Beacon Hill Neighborhood

 

During the late eighteenth century, Beacon Hill’s north slope section became home to a considerable African American population. By the mid 1700s, the African American population in the area around Belnap Street exceeded 1,000. Throughout the early nineteenth century, the African American population in Beacon Hill continued to grow. This neighborhood is notable for its central role in the antebellum abolitionist movement housing important locations like the African Meeting House. Advertisements in African American newspapers often featured notices for boardinghouses located in Beacon Hill including one operated by Lewis and Harriet Hayden. Many of these buildings including the African Meeting House, the Hayden House, and more, still stand. Today the African Meeting House is the location of hte Boston Museum of African American History.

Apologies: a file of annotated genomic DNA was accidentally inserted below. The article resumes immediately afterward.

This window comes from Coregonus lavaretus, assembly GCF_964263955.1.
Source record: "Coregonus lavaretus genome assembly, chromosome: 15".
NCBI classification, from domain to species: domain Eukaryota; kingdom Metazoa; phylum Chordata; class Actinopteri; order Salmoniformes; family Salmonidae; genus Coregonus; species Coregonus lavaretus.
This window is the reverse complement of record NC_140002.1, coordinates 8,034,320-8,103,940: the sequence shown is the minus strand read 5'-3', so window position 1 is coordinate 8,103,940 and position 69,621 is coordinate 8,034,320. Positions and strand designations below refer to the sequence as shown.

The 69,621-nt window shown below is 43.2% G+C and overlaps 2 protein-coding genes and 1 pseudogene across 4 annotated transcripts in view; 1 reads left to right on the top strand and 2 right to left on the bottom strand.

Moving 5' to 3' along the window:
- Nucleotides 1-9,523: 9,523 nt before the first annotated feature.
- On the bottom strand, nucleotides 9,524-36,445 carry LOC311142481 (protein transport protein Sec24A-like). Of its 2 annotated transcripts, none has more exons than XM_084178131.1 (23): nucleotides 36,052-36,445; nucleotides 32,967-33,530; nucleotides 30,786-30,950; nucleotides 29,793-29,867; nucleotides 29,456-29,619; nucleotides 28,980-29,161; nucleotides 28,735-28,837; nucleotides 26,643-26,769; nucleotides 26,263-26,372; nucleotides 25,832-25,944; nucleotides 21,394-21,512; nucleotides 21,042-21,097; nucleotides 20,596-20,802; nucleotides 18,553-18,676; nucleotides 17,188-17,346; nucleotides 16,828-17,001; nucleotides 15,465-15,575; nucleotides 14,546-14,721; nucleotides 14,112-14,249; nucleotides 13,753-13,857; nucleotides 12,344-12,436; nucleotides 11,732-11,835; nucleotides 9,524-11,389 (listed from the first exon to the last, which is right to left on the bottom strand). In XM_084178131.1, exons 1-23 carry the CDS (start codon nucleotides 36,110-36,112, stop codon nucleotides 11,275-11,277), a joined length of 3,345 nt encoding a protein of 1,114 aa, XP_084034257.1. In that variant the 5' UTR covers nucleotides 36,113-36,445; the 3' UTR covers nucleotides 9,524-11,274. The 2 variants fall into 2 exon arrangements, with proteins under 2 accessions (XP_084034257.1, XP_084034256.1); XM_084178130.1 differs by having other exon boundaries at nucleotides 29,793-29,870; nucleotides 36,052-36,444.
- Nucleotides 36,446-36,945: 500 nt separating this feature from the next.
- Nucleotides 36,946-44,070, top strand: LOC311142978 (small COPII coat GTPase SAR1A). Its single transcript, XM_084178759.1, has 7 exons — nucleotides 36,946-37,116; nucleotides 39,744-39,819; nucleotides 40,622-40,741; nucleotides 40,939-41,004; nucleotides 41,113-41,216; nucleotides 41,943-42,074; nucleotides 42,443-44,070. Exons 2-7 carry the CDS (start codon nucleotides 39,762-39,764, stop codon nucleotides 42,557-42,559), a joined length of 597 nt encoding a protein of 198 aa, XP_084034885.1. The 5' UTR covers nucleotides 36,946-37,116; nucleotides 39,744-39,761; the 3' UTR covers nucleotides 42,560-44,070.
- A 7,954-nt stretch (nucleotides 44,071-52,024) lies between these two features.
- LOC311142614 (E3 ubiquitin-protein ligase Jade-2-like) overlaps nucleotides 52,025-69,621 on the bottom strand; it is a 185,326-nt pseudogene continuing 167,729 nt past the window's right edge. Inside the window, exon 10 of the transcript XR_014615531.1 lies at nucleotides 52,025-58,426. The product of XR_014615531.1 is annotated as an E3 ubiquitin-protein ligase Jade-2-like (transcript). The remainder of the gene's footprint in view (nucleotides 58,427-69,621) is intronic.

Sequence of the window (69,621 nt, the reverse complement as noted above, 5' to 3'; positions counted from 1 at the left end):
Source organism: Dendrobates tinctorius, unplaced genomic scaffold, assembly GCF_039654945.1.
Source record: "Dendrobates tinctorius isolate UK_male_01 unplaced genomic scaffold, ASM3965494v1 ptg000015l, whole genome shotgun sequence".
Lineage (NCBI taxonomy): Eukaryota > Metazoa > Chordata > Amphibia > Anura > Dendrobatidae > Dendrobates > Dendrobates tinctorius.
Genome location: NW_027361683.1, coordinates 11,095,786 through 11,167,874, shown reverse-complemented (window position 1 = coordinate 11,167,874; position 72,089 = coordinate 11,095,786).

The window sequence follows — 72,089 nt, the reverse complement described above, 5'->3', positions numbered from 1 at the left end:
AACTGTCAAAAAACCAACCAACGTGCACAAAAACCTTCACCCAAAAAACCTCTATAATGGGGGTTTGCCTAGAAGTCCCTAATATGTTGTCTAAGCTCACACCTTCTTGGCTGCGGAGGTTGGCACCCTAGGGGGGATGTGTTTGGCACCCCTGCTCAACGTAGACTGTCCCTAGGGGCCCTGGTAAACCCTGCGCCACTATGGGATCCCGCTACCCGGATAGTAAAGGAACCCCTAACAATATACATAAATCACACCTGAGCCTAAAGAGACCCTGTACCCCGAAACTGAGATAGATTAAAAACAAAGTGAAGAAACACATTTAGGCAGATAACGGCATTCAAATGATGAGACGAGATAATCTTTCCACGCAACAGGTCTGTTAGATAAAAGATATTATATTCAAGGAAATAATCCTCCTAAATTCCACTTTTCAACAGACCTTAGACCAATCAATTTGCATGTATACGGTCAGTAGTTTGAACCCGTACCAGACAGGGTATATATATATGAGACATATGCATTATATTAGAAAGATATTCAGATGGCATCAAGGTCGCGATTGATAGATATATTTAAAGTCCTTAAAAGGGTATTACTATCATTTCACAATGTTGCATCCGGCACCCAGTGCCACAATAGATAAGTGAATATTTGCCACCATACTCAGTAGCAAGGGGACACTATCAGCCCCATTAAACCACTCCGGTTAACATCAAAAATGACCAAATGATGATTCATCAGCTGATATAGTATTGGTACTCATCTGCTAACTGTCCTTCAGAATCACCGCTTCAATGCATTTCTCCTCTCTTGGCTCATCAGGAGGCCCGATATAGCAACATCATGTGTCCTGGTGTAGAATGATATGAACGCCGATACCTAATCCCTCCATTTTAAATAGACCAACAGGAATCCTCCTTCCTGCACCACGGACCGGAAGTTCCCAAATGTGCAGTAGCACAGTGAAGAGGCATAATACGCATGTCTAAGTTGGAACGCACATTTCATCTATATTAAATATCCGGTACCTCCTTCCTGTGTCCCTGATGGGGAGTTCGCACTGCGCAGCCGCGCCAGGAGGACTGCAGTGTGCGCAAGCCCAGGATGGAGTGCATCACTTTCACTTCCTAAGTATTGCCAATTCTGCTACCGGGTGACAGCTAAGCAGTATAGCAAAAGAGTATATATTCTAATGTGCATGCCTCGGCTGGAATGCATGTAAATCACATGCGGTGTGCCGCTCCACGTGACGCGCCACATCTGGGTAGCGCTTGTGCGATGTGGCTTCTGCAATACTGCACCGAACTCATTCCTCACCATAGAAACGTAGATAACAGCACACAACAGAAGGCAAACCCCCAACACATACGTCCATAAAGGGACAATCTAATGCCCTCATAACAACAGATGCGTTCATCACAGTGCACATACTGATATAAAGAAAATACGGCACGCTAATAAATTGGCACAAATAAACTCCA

For more, scroll down to explore an interactive map.

 

 

 

 

 

 

 

 

 

 

MAP: This map illustrates some of the important locations in Beacon Hill. As you click through think about these places in relation to the Hayden house. Consider the proximity of boardinghouses to other areas of political activity and how these locations shaped political engagement.

 


Researched and written by Anna Lacy. Edited by Dr. P. Gabrielle Foreman.

Sources:

  • Horton, James Oliver and Horton, Lois E. Black Bostonians; Family Life and Community Struggle in the Antebellum North, Revised Edition.New York: Holmes & Meier, 1999.
  • “Historic Resource Study Boston African American National Historic Site” by Kathryn Grover and Janine V. da Silva.